The Program in Theater presents Sister Mok-rahn by Eunsung Kim, translated by Dayoung Jeong, and directed by visiting artist Seonjae Kim. This critically-acclaimed play captures the stories of separated people, like the divided North and South Koreas, through the perspective of a female North Korean defector. The production features visiting costume designer Hahnji Jang and visiting sound designer Fan Zhang; set, lighting and dramaturgy by senior Jenny Kim ’20; featuring senior Carol Lee ’20 in the lead role; and stage management by senior Hannah Semmelhack ’20.


Tickets: $10 students (Tiger Ticket eligible), $12 seniors, $12 general admission in advance; $17 general admission day of the event. Tickets will be available soon through University Ticketing at the Frist Campus Center box office or online at




10 a.m.-8:30 p.m.Exhibition: “Paintings of the Tongue: Picturing Reality in North Korea through the Stories of Defectors” | CoLab, Lewis Arts complex


2 p.m.Portraying the Other on Stage through Translation — Workshop with Dayoung Jeong | W331, Lewis Arts complex
10 p.m. — Post-performance talkback with Dayoung Jeong (translator) and Seonjae Kim (director) | Wallace Theater, Lewis Arts complex


10 p.m. — Post-performance talkback with Seonjae Kim (director), Jenny Kim (dramaturg, designer, thesis proposer) and Carol Lee (actor, thesis proposer) | Wallace Theater, Lewis Arts complex


10 p.m. — Post-performance talkback with Princeton for North Korean Human Rights (PNKHR) speakers Dan Chung (Senior Analyst and Founder of Crossing Borders) and Ken Eom (North Korean Defector) | Wallace Theater, Lewis Arts complex


10 a.m.-4 p.m.Princeton for North Korean Human Rights (PNKHR) 2020 Intercollegiate Conference: Facade | Whig Hall, Princeton campus


Co-produced by Princeton University’s East West Theater and in collaboration with Princeton for North Korean Human Rights. Co-sponsored by the Department of Comparative Literature and the Korean Language Program. Post-show conversations and student workshops are co-sponsored by Princeton’s Campus Conversations on Identities (CCI) Fund.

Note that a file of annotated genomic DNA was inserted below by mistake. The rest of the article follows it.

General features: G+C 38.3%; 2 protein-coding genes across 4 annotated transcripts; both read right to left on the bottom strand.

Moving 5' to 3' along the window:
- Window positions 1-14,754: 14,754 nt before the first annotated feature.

“Freedom in the Marketplace: Staging Defector Narratives in Mia Chung’s You for Me for You and Kim Eunsung’s Sister Mokrahn” — scholarly article by Eunha Na for Theatre Journal, Vol. 72, Number 2, June 2020 | Read article online or download article (PDF)

Map + Directions

The Wallace Theater is located on the Forum (street) level of the Wallace Dance Building in the Lewis Arts complex, 122 Alexander Street, Princeton, NJ. View map of Lewis Arts complex


Alexander Street, between Lawrence Drive in Princeton and Canal Pointe Boulevard in West Windsor, will close for about six months beginning on Wednesday, November 6, 2019, for road construction.

Construction makes traveling to campus more time consuming. Traffic congestion from all routes to campus during peak times (weekdays, 7:00 a.m. to 10:00 a.m., and 3:00 p.m. to 7:00 p.m.) will be higher than normal. Drivers traveling to campus along Route 1 will see the greatest delays.

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Presented By

  • Department of Comparative Literature
  • Campus Conversations on Identities
  • East West Theater Company
  • Princeton for North Korean Human Rights
  • Korean Language Program
  • Program in Theater